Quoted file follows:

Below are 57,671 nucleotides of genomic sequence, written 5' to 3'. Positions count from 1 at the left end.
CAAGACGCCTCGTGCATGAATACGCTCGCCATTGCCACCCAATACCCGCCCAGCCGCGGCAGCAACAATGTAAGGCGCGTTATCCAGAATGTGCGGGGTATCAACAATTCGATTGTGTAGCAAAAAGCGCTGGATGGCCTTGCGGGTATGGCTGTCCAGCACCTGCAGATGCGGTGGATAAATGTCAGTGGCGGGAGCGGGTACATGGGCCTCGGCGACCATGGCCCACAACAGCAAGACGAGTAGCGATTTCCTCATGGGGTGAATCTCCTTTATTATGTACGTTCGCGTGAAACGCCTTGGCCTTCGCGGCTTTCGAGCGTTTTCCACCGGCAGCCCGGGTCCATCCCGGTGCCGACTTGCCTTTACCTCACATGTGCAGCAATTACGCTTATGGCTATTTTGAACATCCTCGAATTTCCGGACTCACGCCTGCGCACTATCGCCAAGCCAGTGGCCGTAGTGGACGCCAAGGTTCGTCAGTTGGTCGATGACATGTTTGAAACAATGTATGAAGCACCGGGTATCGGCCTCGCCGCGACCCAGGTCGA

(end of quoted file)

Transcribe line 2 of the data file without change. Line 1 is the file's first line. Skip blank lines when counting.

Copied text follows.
CAAGACGCCTCGTGCATGAATACGCTCGCCATTGCCACCCAATACCCGCCCAGCCGCGGCAGCAACAATGTAAGGCGCGTTATCCAGAATGTGCGGGGTATCAACAATTCGATTGTGTAGCAAAAAGCGCTGGATGGCCTTGCGGGTATGGCTGTCCAGCACCTGCAGATGCGGTGGATAAATGTCAGTGGCGGGAGCGGGTACATGGGCCTCGGCGACCATGGCCCACAACAGCAAGACGAGTAGCGATTTCCTCATGGGGTGAATCTCCTTTATTATGTACGTTCGCGTGAAACGCCTTGGCCTTCGCGGCTTTCGAGCGTTTTCCACCGGCAGCCCGGGTCCATCCCGGTGCCGACTTGCCTTTACCTCACATGTGCAGCAATTACGCTTATGGCTATTTTGAACATCCTCGAATTTCCGGACTCACGCCTGCGCACTATCGCCAAGCCAGTGGCCGTAGTGGACGCCAAGGTTCGTCAGTTGGTCGATGACATGTTTGAAACAATGTATGAAGCACCGGGTATCGGCCTCGCCGCGACCCAGGTCGA